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Early in the book of Samuel the Ark of the Covenant was captured by the Philistines when Eli’s sons were killed. From that point on the ark and the tabernacle remained in separate locations. The ark went on a long journey, stopping at Ashdod, Gath, Ekron, Beth Shemesh (where 50,070 were killed by the LORD for looking into the ark), Abinadab’s house on a hill in Kirjath Jearim, Obed-Edom’s house (after the incident at Perez Uzzah), Jerusalem (in a tabernacle that David erected), and then it finally rested in the inner sanctuary of the Temple built by Solomon (1 Sam. 5:1, 8, 10; 6:12, 19; 7:1; 2 Sam. 6; 1 Kings 8:3-9). The Tabernacle on the other hand only traveled to a few locations. Being placed at Shiloh when the land of Canaan was divided by lot, it remained there until it was moved to Gibeon. It remained in Gibeon while the ark dwelt in the tabernacle erected by David in Jerusalem until it was moved during Solomon’s reign when the ark was placed in the Most Holy place of the Temple. The final location of the Tabernacle is not specified (within Jerusalem) (Josh. 18:1; 1 Sam. 1:24; 1 Chr. 16:39; 21:29; 2 Chr. 1:3; 5:5-6:2).

????: Jesse begot Zeruiah, David’s sister (1 Chr. 2:13, 16).
The sons of Zeruiah are Abishai, Joab, and Asahel (1 Sam. 26:6; 2 Sam. 2:18; 1 Chr. 2:17).

Saul Chosen as King
3124-3164\1051-1011: Israel rejected the LORD as their king and demanded to be like the nations around them. Samuel solemnly warned the people about their choice and within a few days he anointed Saul as king. (1 Sam. 8-12) According to Paul, Saul reigned for forty years (Acts 13:21).
After the death of Saul, Judah and Israel fought each other for seven and a half years; Judah recognized David as king, Israel stood behind Ishbosheth and Saul’s house.

3134\1041: Jesse begot David, his seventh son (Ruth 4:22; 2 Sam. 5:4; 1 Chr. 2:15; Matt. 1:6).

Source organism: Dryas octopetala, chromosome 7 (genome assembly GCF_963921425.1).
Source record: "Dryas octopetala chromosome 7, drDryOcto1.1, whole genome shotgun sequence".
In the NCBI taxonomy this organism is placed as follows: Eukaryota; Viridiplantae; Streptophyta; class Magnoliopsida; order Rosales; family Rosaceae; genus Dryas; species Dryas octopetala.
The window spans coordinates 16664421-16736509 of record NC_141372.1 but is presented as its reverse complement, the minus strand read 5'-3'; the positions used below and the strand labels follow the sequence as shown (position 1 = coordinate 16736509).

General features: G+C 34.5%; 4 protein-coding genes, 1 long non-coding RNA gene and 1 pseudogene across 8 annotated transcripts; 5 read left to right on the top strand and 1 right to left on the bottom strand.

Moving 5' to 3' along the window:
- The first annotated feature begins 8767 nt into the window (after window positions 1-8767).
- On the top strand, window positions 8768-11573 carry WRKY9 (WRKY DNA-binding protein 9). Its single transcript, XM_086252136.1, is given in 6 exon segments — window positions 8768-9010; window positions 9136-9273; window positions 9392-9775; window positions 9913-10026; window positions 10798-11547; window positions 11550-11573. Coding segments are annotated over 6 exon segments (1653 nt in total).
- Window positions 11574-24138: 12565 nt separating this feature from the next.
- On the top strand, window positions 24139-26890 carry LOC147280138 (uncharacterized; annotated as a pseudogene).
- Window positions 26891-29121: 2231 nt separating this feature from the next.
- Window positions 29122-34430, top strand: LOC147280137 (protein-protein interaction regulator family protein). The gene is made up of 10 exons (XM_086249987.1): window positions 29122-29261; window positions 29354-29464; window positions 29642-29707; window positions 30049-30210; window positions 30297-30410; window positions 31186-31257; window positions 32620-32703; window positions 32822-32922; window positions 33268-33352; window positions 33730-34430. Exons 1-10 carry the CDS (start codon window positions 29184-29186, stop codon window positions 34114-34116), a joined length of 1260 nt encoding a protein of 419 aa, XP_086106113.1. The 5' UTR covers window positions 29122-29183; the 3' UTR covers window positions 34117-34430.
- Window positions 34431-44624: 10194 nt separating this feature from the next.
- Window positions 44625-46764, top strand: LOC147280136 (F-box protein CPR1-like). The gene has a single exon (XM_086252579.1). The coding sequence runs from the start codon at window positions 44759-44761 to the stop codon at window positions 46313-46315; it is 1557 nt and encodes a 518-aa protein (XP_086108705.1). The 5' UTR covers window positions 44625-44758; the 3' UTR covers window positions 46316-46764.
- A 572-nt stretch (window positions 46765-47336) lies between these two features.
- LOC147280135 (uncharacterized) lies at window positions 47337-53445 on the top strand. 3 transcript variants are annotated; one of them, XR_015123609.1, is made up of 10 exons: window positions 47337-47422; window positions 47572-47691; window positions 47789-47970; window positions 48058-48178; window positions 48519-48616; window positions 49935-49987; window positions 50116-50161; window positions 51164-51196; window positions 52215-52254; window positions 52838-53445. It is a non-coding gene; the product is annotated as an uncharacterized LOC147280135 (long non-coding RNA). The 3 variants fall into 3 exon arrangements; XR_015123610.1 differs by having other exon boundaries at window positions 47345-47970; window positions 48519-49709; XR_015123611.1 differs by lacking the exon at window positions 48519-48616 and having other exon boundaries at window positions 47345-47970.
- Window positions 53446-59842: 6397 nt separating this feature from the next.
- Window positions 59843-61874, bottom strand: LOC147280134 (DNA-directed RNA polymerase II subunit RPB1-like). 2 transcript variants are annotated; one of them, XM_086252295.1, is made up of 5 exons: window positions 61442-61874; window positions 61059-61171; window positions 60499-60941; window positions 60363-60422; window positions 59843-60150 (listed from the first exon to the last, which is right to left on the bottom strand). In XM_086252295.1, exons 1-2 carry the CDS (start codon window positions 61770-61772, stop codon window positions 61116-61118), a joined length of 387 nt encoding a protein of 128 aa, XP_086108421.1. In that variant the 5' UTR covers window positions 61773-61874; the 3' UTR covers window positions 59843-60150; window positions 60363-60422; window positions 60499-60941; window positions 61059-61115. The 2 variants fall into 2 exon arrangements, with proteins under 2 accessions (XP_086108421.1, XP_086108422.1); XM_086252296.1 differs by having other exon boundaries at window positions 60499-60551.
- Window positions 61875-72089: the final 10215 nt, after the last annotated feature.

David Anointed King of Judah
3164\1011: David (30) was anointed king by the tribe of Judah after returning from Ziklag. This was the beginning of David’s seven year and six month reign in Hebron; David reined a total of 40 years: seven in Hebron and thirty-three in Jerusalem (2 Sam. 2:11; 5:4). 3171\1004: David was anointed king by all the tribes of Israel at Hebron after the undesired murder of Ishbosheth, Saul’s grandson. David reigned as king over all of Israel in Jerusalem (2 Sam. 5:1-5). 3184?\991?: David (50?) begot Solomon by Bathsheba, the wife of Urriah, after the death of David’s first son with Bathsheba (2 Sam. 12:24; 1 Chr. 3:5; Matt. 1:6). (See: Solomon Anointed King of Israel, page 13) ????: The fifth famine recorded in the bible happened “because of Saul and his bloodthirsty house, because he killed the Gibeonites.” The famine lasted for three years (2 Sam. 21:1-14). 3203\972: Solomon (19?) begot Rehoboam by Naamah the Ammonitess (1 Kings 11:43; 1 Chr. 3:10; 2 Chr. 12:13; Matt. 1:7).

Biblical Timeline Encompassing Eternity to A.D. 70

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Solomon Anointed King of Israel
3204\971: King Solomon (20?) was anointed and ascended the throne. (1 Kings 1, 2; 6:1).
‘Child,’ as used in 1 Kings 3:7, according to Gesenius's Lexicon can refer to “a young man of about twenty” ("Dictionary and Word Search for na`ar (Strong's 5288)," Blue Letter Bible). An age of twenty is used here for Solomon’s age when he ascended the throne and therefore makes his birth in the year 3184 A.M.

Before Eli died, a man of God came to him and prophesied against his household. Speaking for the LORD God, he said: “Behold, the days are coming that I will cut off your arm and the arm of your father’s house, so that there will not be an old man in your house...Then I will raise up for Myself a faithful priest who shall do according to what is in My heart and My mind. I will build him a sure house, and he shall walk before My anointed forever” (1 Sam. 2:31, 35). Eli’s “father,” or forefather, is Ithamar, one of the two sons of Aaron who didn’t offer profane fire. Therefore, Eli’s priesthood goes against what the LORD spoke concerning Phinehas in Numbers 25:12, 13, saying, “Behold, I give to him My covenant of peace; and it shall be to him and his descendants after him an everlasting priesthood, because he was zealous for his God, and made atonement for the children of Israel.” Therefore, it was necessary to remove the house of Ithamar from the priesthood and reestablish (or establish) the house of Phinehas, as Solomon did when he replaced Abiathar with Zadok (1 Kings 2:27, 35). Zadok and Ahimelech (Abiathar’s father) had been priests under David.
Zadok’s descendants are recorded to have served as priests even to the end of the Old Testament and are destined to serve in New Jerusalem (Ezek. 40:46). (See: Appendix III: Table 2, page 40)

Temple Construction Begins
3208 A.M.\967 B.C.: On the second day of the second month (Ziv), in the fourth year of the reign of Solomon, 480 years from the Exodus, construction began on the temple (1 Kings 6:1; 2 Chr. 3:2).(See:
Interim Between The Exodus and Temple Construction, page 36)